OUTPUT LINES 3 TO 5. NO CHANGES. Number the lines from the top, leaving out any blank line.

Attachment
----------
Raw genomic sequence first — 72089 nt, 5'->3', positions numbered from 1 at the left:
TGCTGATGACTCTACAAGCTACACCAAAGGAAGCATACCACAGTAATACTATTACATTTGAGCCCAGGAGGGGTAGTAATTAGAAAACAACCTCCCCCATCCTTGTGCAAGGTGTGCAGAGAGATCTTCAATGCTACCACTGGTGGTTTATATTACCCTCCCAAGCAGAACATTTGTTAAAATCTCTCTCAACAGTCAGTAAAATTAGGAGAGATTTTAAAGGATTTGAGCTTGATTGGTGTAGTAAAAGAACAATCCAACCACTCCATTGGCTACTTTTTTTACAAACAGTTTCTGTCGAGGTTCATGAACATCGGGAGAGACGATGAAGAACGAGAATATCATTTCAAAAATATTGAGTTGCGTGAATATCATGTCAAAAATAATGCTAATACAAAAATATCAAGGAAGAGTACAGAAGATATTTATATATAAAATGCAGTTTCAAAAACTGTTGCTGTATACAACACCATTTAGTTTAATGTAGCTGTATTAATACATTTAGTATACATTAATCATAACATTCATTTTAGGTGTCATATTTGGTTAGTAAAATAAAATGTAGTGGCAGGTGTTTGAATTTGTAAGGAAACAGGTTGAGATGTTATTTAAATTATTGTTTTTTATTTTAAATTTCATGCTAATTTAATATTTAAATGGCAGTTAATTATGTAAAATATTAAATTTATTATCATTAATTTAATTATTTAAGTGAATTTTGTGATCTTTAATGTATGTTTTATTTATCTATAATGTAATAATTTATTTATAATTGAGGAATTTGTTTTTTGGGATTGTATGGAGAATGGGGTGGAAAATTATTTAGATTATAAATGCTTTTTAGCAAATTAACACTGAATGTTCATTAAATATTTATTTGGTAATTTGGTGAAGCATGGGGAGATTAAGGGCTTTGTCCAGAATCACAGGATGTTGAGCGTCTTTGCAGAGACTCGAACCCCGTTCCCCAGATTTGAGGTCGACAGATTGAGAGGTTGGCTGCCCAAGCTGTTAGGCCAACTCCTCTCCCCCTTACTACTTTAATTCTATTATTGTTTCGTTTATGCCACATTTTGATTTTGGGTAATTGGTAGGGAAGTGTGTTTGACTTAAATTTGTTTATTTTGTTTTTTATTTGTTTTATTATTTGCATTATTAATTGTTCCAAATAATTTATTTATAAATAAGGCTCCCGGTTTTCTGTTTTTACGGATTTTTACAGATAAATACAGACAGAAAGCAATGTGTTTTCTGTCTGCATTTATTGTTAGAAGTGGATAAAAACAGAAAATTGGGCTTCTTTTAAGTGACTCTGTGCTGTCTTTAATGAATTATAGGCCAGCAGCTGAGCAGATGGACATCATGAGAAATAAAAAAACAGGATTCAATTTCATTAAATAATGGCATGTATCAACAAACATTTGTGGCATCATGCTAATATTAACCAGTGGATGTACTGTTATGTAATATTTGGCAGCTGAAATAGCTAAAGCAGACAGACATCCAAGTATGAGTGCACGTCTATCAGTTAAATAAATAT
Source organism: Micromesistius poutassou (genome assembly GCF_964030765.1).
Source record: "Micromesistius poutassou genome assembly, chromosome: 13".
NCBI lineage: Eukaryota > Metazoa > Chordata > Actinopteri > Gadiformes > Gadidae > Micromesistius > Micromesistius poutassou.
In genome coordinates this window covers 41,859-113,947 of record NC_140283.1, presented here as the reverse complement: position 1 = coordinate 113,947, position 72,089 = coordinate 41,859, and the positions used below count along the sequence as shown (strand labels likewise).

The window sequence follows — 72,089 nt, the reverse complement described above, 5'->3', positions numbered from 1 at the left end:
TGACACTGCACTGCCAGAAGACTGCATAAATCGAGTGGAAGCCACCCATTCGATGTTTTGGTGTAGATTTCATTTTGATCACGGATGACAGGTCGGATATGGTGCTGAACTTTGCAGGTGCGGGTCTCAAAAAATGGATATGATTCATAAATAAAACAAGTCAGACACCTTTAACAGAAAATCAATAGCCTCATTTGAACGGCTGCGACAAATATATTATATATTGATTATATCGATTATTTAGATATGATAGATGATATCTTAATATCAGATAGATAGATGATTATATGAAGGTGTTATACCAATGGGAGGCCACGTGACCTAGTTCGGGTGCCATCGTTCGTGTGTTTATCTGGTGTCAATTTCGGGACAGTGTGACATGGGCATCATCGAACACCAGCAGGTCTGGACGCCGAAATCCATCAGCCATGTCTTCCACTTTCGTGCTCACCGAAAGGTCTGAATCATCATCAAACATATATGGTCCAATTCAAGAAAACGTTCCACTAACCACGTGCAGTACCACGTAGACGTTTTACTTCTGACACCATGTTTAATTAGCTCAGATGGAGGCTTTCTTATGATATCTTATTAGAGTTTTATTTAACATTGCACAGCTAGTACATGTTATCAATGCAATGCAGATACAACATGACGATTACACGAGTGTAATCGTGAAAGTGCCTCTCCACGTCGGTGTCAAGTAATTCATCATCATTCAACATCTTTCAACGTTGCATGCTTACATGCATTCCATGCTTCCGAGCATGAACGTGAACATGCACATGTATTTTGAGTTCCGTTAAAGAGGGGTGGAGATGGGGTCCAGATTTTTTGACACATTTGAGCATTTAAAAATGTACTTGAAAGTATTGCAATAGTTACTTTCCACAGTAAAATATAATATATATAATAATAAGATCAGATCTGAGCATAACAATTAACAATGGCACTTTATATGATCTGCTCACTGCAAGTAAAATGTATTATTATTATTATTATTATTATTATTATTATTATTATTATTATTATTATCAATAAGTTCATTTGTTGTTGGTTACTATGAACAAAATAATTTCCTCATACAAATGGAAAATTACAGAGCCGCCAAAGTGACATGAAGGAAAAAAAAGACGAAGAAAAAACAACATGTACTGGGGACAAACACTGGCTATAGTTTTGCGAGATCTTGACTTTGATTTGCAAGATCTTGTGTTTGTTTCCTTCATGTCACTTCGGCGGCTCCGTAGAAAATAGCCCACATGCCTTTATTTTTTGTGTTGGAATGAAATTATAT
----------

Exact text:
Source organism: Micromesistius poutassou (genome assembly GCF_964030765.1).
Source record: "Micromesistius poutassou genome assembly, chromosome: 13".
NCBI lineage: Eukaryota > Metazoa > Chordata > Actinopteri > Gadiformes > Gadidae > Micromesistius > Micromesistius poutassou.